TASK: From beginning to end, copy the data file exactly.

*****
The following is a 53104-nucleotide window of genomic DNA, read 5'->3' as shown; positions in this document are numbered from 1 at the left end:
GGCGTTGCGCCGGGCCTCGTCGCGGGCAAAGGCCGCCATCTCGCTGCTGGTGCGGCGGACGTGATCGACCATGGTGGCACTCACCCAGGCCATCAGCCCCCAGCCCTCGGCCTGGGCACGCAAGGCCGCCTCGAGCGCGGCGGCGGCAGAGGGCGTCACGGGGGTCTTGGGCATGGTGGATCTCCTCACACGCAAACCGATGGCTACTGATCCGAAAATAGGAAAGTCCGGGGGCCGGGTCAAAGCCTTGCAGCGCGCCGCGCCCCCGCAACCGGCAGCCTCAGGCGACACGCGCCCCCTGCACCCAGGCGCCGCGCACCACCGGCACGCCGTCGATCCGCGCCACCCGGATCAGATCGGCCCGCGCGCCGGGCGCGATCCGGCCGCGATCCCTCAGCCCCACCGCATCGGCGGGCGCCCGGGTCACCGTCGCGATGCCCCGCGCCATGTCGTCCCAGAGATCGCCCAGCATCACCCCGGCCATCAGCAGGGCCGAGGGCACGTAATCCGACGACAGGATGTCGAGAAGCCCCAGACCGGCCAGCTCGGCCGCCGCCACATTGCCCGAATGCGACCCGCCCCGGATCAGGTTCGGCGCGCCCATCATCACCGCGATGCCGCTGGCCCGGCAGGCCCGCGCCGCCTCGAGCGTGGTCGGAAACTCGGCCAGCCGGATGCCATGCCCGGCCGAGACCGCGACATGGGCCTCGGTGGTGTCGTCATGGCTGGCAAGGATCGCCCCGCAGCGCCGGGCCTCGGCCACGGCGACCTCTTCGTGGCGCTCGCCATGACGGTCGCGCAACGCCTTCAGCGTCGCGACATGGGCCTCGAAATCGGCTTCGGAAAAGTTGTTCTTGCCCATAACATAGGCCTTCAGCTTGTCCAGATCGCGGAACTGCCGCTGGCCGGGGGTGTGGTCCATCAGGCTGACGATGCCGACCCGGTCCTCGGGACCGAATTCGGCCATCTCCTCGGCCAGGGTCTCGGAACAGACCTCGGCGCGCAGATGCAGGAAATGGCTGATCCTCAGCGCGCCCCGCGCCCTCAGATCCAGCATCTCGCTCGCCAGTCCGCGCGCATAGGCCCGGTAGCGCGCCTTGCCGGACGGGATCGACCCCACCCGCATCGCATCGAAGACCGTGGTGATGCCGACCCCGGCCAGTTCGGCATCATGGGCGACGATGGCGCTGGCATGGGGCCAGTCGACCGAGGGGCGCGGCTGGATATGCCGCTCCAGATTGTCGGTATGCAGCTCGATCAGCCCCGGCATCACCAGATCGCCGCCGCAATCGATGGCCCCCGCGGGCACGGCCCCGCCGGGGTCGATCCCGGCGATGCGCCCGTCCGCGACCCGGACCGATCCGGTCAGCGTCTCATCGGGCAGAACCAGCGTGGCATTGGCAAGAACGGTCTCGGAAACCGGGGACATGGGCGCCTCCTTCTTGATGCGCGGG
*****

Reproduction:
The following is a 53104-nucleotide window of genomic DNA, read 5'->3' as shown; positions in this document are numbered from 1 at the left end:
GGCGTTGCGCCGGGCCTCGTCGCGGGCAAAGGCCGCCATCTCGCTGCTGGTGCGGCGGACGTGATCGACCATGGTGGCACTCACCCAGGCCATCAGCCCCCAGCCCTCGGCCTGGGCACGCAAGGCCGCCTCGAGCGCGGCGGCGGCAGAGGGCGTCACGGGGGTCTTGGGCATGGTGGATCTCCTCACACGCAAACCGATGGCTACTGATCCGAAAATAGGAAAGTCCGGGGGCCGGGTCAAAGCCTTGCAGCGCGCCGCGCCCCCGCAACCGGCAGCCTCAGGCGACACGCGCCCCCTGCACCCAGGCGCCGCGCACCACCGGCACGCCGTCGATCCGCGCCACCCGGATCAGATCGGCCCGCGCGCCGGGCGCGATCCGGCCGCGATCCCTCAGCCCCACCGCATCGGCGGGCGCCCGGGTCACCGTCGCGATGCCCCGCGCCATGTCGTCCCAGAGATCGCCCAGCATCACCCCGGCCATCAGCAGGGCCGAGGGCACGTAATCCGACGACAGGATGTCGAGAAGCCCCAGACCGGCCAGCTCGGCCGCCGCCACATTGCCCGAATGCGACCCGCCCCGGATCAGGTTCGGCGCGCCCATCATCACCGCGATGCCGCTGGCCCGGCAGGCCCGCGCCGCCTCGAGCGTGGTCGGAAACTCGGCCAGCCGGATGCCATGCCCGGCCGAGACCGCGACATGGGCCTCGGTGGTGTCGTCATGGCTGGCAAGGATCGCCCCGCAGCGCCGGGCCTCGGCCACGGCGACCTCTTCGTGGCGCTCGCCATGACGGTCGCGCAACGCCTTCAGCGTCGCGACATGGGCCTCGAAATCGGCTTCGGAAAAGTTGTTCTTGCCCATAACATAGGCCTTCAGCTTGTCCAGATCGCGGAACTGCCGCTGGCCGGGGGTGTGGTCCATCAGGCTGACGATGCCGACCCGGTCCTCGGGACCGAATTCGGCCATCTCCTCGGCCAGGGTCTCGGAACAGACCTCGGCGCGCAGATGCAGGAAATGGCTGATCCTCAGCGCGCCCCGCGCCCTCAGATCCAGCATCTCGCTCGCCAGTCCGCGCGCATAGGCCCGGTAGCGCGCCTTGCCGGACGGGATCGACCCCACCCGCATCGCATCGAAGACCGTGGTGATGCCGACCCCGGCCAGTTCGGCATCATGGGCGACGATGGCGCTGGCATGGGGCCAGTCGACCGAGGGGCGCGGCTGGATATGCCGCTCCAGATTGTCGGTATGCAGCTCGATCAGCCCCGGCATCACCAGATCGCCGCCGCAATCGATGGCCCCCGCGGGCACGGCCCCGCCGGGGTCGATCCCGGCGATGCGCCCGTCCGCGACCCGGACCGATCCGGTCAGCGTCTCATCGGGCAGAACCAGCGTGGCATTGGCAAGAACGGTCTCGGAAACCGGGGACATGGGCGCCTCCTTCTTGATGCGCGGG